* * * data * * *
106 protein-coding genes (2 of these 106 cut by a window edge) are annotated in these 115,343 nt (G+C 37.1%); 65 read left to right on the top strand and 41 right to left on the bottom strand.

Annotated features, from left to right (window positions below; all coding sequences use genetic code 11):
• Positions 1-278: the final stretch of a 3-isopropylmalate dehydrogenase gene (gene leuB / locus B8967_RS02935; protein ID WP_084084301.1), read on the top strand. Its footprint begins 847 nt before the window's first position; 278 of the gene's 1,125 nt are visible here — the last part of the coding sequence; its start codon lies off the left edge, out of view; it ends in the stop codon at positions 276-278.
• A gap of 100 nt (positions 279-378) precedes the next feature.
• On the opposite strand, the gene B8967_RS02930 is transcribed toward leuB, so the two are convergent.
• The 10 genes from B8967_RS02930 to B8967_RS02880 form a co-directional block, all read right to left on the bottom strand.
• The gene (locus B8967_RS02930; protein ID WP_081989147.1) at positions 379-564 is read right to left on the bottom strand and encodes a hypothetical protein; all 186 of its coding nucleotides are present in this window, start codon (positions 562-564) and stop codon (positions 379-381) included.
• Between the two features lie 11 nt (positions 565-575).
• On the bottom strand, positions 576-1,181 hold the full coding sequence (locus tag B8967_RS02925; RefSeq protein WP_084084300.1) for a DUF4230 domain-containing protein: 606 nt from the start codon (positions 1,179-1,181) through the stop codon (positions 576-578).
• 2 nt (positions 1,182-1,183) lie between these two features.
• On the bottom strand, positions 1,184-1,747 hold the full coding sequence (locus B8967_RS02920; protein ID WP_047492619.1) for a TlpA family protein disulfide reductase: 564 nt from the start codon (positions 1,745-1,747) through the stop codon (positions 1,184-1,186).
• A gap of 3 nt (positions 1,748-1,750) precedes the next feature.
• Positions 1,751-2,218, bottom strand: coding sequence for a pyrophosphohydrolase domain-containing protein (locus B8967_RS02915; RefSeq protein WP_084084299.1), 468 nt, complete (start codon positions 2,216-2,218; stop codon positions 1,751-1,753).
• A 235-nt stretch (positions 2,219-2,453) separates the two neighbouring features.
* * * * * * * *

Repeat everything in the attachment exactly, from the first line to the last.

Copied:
106 protein-coding genes (2 of these 106 cut by a window edge) are annotated in these 115,343 nt (G+C 37.1%); 65 read left to right on the top strand and 41 right to left on the bottom strand.

Annotated features, from left to right (window positions below; all coding sequences use genetic code 11):
• Positions 1-278: the final stretch of a 3-isopropylmalate dehydrogenase gene (gene leuB / locus B8967_RS02935; protein ID WP_084084301.1), read on the top strand. Its footprint begins 847 nt before the window's first position; 278 of the gene's 1,125 nt are visible here — the last part of the coding sequence; its start codon lies off the left edge, out of view; it ends in the stop codon at positions 276-278.
• A gap of 100 nt (positions 279-378) precedes the next feature.
• On the opposite strand, the gene B8967_RS02930 is transcribed toward leuB, so the two are convergent.
• The 10 genes from B8967_RS02930 to B8967_RS02880 form a co-directional block, all read right to left on the bottom strand.
• The gene (locus B8967_RS02930; protein ID WP_081989147.1) at positions 379-564 is read right to left on the bottom strand and encodes a hypothetical protein; all 186 of its coding nucleotides are present in this window, start codon (positions 562-564) and stop codon (positions 379-381) included.
• Between the two features lie 11 nt (positions 565-575).
• On the bottom strand, positions 576-1,181 hold the full coding sequence (locus tag B8967_RS02925; RefSeq protein WP_084084300.1) for a DUF4230 domain-containing protein: 606 nt from the start codon (positions 1,179-1,181) through the stop codon (positions 576-578).
• 2 nt (positions 1,182-1,183) lie between these two features.
• On the bottom strand, positions 1,184-1,747 hold the full coding sequence (locus B8967_RS02920; protein ID WP_047492619.1) for a TlpA family protein disulfide reductase: 564 nt from the start codon (positions 1,745-1,747) through the stop codon (positions 1,184-1,186).
• A gap of 3 nt (positions 1,748-1,750) precedes the next feature.
• Positions 1,751-2,218, bottom strand: coding sequence for a pyrophosphohydrolase domain-containing protein (locus B8967_RS02915; RefSeq protein WP_084084299.1), 468 nt, complete (start codon positions 2,216-2,218; stop codon positions 1,751-1,753).
• A 235-nt stretch (positions 2,219-2,453) separates the two neighbouring features.